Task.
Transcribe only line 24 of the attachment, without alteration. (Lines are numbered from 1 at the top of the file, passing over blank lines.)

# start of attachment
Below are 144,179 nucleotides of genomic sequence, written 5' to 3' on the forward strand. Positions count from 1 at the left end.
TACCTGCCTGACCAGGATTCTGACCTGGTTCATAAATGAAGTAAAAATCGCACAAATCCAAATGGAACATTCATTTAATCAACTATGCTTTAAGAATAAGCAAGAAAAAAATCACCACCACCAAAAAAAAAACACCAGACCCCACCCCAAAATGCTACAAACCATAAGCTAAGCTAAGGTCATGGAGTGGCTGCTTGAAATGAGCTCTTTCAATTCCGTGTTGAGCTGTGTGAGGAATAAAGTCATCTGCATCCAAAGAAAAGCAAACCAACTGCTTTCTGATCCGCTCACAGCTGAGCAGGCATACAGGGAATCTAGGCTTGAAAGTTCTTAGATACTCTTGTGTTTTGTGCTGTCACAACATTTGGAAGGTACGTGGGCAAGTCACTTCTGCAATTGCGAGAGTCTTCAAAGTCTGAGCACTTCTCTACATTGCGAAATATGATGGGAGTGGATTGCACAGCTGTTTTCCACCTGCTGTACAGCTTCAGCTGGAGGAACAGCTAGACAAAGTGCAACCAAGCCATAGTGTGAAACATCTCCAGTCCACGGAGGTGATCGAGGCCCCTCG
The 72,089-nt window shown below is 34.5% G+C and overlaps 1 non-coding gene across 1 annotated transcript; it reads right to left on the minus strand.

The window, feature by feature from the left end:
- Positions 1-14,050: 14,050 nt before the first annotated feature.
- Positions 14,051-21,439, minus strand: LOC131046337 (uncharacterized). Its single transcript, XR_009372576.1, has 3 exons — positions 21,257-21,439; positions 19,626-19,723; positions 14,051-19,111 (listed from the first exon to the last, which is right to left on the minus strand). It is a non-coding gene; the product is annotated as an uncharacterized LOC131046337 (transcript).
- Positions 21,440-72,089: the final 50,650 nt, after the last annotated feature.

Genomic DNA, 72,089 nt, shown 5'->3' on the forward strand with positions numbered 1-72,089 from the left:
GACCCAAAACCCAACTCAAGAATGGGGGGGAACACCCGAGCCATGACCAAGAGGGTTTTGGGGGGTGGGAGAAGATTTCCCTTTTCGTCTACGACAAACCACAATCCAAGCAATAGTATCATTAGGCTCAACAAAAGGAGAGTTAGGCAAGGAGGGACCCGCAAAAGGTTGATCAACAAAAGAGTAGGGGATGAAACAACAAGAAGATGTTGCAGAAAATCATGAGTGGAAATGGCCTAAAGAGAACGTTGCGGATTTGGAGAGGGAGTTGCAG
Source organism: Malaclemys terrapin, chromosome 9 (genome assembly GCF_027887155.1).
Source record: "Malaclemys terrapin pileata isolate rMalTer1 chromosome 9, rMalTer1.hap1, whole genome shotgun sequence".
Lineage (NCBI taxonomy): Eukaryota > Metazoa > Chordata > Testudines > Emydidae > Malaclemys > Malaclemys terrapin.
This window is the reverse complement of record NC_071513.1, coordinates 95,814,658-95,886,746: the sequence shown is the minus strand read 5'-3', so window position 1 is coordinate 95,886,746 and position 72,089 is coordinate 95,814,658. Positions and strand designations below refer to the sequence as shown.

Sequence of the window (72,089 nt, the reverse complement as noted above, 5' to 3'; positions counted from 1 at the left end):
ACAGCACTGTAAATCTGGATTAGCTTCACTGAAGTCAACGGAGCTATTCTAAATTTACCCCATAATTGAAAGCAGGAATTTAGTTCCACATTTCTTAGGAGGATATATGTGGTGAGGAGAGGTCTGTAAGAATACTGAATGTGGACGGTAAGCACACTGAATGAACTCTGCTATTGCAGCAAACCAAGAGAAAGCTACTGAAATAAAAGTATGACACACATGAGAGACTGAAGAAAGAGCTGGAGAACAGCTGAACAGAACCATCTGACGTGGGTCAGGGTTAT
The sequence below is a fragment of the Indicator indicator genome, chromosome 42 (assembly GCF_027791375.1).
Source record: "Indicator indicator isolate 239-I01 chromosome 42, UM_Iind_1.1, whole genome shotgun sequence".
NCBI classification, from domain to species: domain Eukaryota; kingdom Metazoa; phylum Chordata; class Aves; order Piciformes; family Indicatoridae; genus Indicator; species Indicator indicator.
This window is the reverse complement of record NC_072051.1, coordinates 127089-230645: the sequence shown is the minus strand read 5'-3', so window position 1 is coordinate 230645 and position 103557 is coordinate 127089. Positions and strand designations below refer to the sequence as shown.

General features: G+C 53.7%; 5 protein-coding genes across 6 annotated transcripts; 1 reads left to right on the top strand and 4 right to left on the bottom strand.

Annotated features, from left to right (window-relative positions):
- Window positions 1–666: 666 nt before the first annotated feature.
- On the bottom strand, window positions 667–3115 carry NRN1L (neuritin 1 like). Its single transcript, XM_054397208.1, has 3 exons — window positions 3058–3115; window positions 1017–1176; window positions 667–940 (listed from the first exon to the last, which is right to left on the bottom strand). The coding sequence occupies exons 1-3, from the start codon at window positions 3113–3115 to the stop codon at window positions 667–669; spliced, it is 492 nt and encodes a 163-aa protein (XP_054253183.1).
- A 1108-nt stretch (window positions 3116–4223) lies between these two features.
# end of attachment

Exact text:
- A 1108-nt stretch (window positions 3116–4223) lies between these two features.